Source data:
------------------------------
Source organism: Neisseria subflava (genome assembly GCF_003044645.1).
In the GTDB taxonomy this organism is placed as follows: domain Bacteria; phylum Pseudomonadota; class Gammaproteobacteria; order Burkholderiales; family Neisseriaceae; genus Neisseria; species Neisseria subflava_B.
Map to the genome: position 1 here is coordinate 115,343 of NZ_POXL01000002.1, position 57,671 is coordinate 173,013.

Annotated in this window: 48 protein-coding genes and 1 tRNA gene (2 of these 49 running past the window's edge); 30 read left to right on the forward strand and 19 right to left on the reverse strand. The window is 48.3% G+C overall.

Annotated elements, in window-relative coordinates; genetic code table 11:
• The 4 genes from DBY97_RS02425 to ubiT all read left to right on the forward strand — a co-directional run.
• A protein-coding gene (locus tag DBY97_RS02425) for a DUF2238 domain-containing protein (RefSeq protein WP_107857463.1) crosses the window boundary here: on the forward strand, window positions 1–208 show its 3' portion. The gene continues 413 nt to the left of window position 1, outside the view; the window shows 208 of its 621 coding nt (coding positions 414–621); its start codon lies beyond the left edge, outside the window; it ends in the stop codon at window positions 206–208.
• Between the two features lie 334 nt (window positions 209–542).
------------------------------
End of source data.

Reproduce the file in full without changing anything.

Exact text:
Source organism: Neisseria subflava (genome assembly GCF_003044645.1).
In the GTDB taxonomy this organism is placed as follows: domain Bacteria; phylum Pseudomonadota; class Gammaproteobacteria; order Burkholderiales; family Neisseriaceae; genus Neisseria; species Neisseria subflava_B.
Map to the genome: position 1 here is coordinate 115,343 of NZ_POXL01000002.1, position 57,671 is coordinate 173,013.

Annotated in this window: 48 protein-coding genes and 1 tRNA gene (2 of these 49 running past the window's edge); 30 read left to right on the forward strand and 19 right to left on the reverse strand. The window is 48.3% G+C overall.

Annotated elements, in window-relative coordinates; genetic code table 11:
• The 4 genes from DBY97_RS02425 to ubiT all read left to right on the forward strand — a co-directional run.
• A protein-coding gene (locus tag DBY97_RS02425) for a DUF2238 domain-containing protein (RefSeq protein WP_107857463.1) crosses the window boundary here: on the forward strand, window positions 1–208 show its 3' portion. The gene continues 413 nt to the left of window position 1, outside the view; the window shows 208 of its 621 coding nt (coding positions 414–621); its start codon lies beyond the left edge, outside the window; it ends in the stop codon at window positions 206–208.
• Between the two features lie 334 nt (window positions 209–542).